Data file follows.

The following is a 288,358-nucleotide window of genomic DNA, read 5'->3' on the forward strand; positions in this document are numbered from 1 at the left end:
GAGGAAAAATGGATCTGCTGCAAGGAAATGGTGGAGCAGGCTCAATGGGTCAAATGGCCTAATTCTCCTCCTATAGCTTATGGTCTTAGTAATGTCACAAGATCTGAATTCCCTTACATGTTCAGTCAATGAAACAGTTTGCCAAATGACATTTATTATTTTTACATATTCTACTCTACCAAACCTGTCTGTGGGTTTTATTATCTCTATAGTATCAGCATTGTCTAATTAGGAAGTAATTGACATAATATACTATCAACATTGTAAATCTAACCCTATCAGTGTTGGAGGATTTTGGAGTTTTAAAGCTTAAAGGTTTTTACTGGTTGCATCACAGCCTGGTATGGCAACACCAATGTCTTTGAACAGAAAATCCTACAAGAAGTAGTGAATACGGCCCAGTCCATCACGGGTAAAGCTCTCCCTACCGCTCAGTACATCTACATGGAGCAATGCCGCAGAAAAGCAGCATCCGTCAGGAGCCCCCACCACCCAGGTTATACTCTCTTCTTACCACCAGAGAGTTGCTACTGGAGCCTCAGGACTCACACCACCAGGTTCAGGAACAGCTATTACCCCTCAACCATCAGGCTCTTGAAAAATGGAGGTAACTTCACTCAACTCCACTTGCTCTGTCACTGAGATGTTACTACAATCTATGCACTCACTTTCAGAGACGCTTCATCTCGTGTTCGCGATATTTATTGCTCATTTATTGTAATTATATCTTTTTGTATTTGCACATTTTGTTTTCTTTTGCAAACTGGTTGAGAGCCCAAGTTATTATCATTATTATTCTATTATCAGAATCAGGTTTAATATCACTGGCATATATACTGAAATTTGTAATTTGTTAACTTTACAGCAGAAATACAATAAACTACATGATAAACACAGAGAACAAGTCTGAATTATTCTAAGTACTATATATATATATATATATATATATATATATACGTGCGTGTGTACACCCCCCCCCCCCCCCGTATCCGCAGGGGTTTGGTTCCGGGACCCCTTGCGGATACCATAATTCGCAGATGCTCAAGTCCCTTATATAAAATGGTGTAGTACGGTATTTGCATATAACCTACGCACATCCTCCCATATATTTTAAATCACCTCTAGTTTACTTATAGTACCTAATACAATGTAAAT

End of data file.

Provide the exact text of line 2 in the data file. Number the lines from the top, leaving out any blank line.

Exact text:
GAGGAAAAATGGATCTGCTGCAAGGAAATGGTGGAGCAGGCTCAATGGGTCAAATGGCCTAATTCTCCTCCTATAGCTTATGGTCTTAGTAATGTCACAAGATCTGAATTCCCTTACATGTTCAGTCAATGAAACAGTTTGCCAAATGACATTTATTATTTTTACATATTCTACTCTACCAAACCTGTCTGTGGGTTTTATTATCTCTATAGTATCAGCATTGTCTAATTAGGAAGTAATTGACATAATATACTATCAACATTGTAAATCTAACCCTATCAGTGTTGGAGGATTTTGGAGTTTTAAAGCTTAAAGGTTTTTACTGGTTGCATCACAGCCTGGTATGGCAACACCAATGTCTTTGAACAGAAAATCCTACAAGAAGTAGTGAATACGGCCCAGTCCATCACGGGTAAAGCTCTCCCTACCGCTCAGTACATCTACATGGAGCAATGCCGCAGAAAAGCAGCATCCGTCAGGAGCCCCCACCACCCAGGTTATACTCTCTTCTTACCACCAGAGAGTTGCTACTGGAGCCTCAGGACTCACACCACCAGGTTCAGGAACAGCTATTACCCCTCAACCATCAGGCTCTTGAAAAATGGAGGTAACTTCACTCAACTCCACTTGCTCTGTCACTGAGATGTTACTACAATCTATGCACTCACTTTCAGAGACGCTTCATCTCGTGTTCGCGATATTTATTGCTCATTTATTGTAATTATATCTTTTTGTATTTGCACATTTTGTTTTCTTTTGCAAACTGGTTGAGAGCCCAAGTTATTATCATTATTATTCTATTATCAGAATCAGGTTTAATATCACTGGCATATATACTGAAATTTGTAATTTGTTAACTTTACAGCAGAAATACAATAAACTACATGATAAACACAGAGAACAAGTCTGAATTATTCTAAGTACTATATATATATATATATATATATATATATATACGTGCGTGTGTACACCCCCCCCCCCCCCCGTATCCGCAGGGGTTTGGTTCCGGGACCCCTTGCGGATACCATAATTCGCAGATGCTCAAGTCCCTTATATAAAATGGTGTAGTACGGTATTTGCATATAACCTACGCACATCCTCCCATATATTTTAAATCACCTCTAGTTTACTTATAGTACCTAATACAATGTAAAT